Gallup poll: Nurses, pharmacists most trusted professionals across all professions
ALEXANDRIA, Va. — Medical professionals continue to rank among the most-trusted officials, according to the latest annual Gallup survey around popular perception of professional honesty and ethics, particularly pharmacists.
"Six medical professional categories were included in this year's update," the poll taker posted Monday on its web site. "Nurses' high rating this year is not unexpected; they have scored at the top of all professions every year since they were first included in the list in 1999 — apart from 2001, when Gallup asked about 'firefighters' on a one-time basis after the Sept. 11 terrorist attacks. Nurses receive a 10-percentage-point higher rating than pharmacists, who in turn are five points above medical doctors."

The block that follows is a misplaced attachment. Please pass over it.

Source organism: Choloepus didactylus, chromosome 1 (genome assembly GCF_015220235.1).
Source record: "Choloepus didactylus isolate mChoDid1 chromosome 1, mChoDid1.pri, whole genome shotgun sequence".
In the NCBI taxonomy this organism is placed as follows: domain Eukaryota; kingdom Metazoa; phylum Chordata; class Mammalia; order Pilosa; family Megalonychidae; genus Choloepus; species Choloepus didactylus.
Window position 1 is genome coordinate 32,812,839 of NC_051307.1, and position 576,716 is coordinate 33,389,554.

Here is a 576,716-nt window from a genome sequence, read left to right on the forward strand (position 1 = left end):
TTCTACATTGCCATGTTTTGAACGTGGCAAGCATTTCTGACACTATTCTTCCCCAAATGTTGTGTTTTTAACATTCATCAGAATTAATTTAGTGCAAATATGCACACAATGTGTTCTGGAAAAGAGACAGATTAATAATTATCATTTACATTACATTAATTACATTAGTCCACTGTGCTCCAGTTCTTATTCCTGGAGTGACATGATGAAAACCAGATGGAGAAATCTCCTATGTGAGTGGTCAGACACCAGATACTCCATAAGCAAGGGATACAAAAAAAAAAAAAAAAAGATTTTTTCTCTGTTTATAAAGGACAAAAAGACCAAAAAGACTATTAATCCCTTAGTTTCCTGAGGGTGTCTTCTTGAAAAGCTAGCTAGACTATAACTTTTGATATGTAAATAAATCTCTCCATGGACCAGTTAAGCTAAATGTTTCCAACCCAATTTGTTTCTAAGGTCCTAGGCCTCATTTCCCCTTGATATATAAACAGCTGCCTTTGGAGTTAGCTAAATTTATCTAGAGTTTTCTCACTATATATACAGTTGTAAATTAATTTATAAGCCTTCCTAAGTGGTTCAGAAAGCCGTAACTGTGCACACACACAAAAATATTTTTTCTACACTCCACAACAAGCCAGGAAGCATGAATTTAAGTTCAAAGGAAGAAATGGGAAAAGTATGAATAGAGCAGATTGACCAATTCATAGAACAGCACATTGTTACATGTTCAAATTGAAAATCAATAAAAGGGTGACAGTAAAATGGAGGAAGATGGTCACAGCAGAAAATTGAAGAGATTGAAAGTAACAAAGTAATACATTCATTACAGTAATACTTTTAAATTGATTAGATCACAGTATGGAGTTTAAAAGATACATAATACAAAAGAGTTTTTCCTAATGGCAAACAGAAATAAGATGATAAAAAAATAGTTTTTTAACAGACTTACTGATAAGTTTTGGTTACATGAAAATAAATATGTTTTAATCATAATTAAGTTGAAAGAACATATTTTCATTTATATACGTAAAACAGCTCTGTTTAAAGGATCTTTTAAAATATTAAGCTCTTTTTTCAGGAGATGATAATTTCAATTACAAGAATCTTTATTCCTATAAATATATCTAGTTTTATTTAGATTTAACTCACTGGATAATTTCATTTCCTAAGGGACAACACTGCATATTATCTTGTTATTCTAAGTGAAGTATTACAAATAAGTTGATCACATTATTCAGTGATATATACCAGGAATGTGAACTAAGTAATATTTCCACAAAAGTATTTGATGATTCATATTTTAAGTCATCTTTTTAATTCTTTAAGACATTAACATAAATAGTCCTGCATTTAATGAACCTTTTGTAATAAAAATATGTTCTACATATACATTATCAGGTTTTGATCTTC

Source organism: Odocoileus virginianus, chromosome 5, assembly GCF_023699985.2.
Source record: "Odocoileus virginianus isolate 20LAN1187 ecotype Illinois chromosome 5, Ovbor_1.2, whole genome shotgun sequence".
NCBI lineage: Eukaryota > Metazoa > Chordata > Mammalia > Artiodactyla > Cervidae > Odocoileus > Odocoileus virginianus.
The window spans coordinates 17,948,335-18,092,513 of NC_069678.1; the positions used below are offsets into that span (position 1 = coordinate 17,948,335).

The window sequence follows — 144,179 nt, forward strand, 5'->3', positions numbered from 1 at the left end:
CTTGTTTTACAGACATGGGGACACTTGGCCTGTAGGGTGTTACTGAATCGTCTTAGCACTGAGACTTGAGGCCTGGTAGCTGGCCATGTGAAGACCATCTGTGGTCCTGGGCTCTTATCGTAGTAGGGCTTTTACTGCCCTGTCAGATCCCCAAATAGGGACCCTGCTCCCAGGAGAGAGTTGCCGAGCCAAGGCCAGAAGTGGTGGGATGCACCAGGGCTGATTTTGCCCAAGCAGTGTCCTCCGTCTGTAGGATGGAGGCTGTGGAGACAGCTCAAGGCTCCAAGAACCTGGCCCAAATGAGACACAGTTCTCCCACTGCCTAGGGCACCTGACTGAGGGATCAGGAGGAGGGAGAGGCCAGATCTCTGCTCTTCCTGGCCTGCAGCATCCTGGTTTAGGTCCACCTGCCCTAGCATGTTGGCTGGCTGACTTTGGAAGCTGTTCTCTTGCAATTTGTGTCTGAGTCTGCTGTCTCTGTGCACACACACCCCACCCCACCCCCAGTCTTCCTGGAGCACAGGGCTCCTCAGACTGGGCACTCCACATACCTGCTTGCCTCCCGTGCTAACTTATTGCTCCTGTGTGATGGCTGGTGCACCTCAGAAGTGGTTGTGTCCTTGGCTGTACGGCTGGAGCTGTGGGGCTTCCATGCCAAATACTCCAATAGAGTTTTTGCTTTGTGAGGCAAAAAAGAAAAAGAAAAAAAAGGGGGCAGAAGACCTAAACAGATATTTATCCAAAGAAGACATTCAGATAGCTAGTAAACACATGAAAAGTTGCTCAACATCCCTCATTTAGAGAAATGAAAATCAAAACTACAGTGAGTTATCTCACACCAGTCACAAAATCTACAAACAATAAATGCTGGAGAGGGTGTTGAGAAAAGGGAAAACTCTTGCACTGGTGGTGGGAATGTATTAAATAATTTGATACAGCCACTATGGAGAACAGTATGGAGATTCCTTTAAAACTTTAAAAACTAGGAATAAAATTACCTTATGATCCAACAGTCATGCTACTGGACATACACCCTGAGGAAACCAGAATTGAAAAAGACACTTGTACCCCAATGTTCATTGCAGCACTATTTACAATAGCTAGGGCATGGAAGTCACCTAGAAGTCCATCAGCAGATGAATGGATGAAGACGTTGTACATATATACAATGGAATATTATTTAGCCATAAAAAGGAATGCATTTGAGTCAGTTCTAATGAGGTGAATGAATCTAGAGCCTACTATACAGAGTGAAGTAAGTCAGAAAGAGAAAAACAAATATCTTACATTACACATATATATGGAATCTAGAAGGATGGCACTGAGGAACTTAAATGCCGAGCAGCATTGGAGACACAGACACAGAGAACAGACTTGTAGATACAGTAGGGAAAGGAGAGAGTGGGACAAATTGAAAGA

The honesty ratings of all of these medical professions are at the highest levels in Gallup's history, the research firm added. "Pharmacists are two points higher than their previous record. Pharmacists routinely topped the list before Gallup began including nurses."
"An impressive 75% of respondents categorized pharmacists very high/high by the honesty and ethics standard," noted National Community Pharmacists Association CEO Douglas Hoey. "Since the audience is the American people, this ranking is a testimony to the good will generated by the patient-friendly approach of pharmacists who are accessible, responsive and take tremendous pride helping patients achieve the best health outcomes at the lowest costs," he said. “In the Gallup’s more than three-decade-old survey the level of respect for pharmacists has been consistently high. … Our hope is that the decision makers in the private and public sector who make policy and choose prescription drug plans will tap further into the expertise and results pharmacists can bring to health care. For example, the trust that Americans place in their pharmacists makes these highly trained health care professionals a prime resource to help improve outcomes and reduce costs by boosting patient compliance with their prescribed medication regimen.”